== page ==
A federal jury began deliberating in San Francisco Wednesday in the case of a former Contra Costa County sheriff's deputy accused of arranging three so-called "dirty DUI" arrests in Danville in 2010 and 2011.
The jury in the trial of former deputy Stephen Tanabe started deliberations shortly before noon, after defense attorney Tim Pori rested his case without presenting witnesses and after closing arguments.
Tanabe, 50, of Alamo, is accused of aiding former private investigator Christopher Butler in drunken driving stings targeting husbands of female clients of Butler's who were seeking an advantage in divorce and custody cases.
He faces charges of conspiracy to deprive Contra Costa County of his honest services, wire fraud and extortion. Prosecutors allege he received
cocaine and a Glock gun from Butler in exchange for the arrests.
Butler was one of two leaders, along with former narcotics squad commander Norman Wielsch, of a wide-ranging Contra Costa County police corruption scandal that included stealing and selling drug evidence, making phony arrests, and extorting protection payments from workers in a massage parlor the two men established.
Butler, 52, of Concord, pleaded guilty last year to seven charges, was sentenced to eight years in prison, and was a key prosecution witness against Tanabe in testimony this week.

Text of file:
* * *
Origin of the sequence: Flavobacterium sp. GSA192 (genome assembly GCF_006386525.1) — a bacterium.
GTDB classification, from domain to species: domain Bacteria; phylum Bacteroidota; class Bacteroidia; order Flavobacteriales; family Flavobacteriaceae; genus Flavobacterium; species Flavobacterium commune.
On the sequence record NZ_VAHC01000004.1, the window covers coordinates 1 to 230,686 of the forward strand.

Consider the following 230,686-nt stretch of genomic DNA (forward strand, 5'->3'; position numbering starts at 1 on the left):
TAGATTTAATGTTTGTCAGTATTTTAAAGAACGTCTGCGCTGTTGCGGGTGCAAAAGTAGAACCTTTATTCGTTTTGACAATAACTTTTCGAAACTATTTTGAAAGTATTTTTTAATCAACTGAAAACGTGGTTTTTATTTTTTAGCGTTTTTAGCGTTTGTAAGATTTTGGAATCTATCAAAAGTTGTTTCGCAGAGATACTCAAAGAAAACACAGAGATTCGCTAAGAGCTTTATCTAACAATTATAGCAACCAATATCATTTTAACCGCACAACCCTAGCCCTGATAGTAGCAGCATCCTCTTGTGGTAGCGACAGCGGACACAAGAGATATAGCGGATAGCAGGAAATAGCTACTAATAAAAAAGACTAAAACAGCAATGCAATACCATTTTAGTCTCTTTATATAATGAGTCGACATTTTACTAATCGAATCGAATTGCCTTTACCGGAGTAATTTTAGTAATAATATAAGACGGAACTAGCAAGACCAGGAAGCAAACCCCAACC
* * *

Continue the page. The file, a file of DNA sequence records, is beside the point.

Tanabe is accused only in connection with three drunken-driving arrests outside Danville bars on Nov. 2, 2010, and Jan. 9 and 14, 2011.
Butler, the sting victims and women who worked for Butler as decoys all testified that the targeted men were lured to meetings at Danville
bars where they were enticed by Butler employees to become intoxicated.
When the men drove off, Butler alerted Tanabe, according to Butler. Tanabe summoned a fellow officer to make the first arrest, on a night that Tanabe was off-duty, and personally made the second and third arrests.
Pori told the jury in statements at the start and close of the trial in the court of U.S. District Judge Charles Breyer that Butler is a liar and "prolific con man" who had an incentive to incriminate Tanabe to obtain a sentence reduction.
The defense attorney contended that Tanabe was carrying out his duties and that there is no evidence, other than Butler's testimony, that
Tanabe received cocaine from him and no proof that a gun that he did receive was in payment for the arrests.
In addition to conspiracy, the charges against Tanabe include three counts of wire fraud and three counts of extortion under color of official right.
The wire fraud charges stem from text messages allegedly exchanged by Tanabe and Butler and the extortion charges pertain to the alleged payment
of cocaine and the gun for carrying out official duties.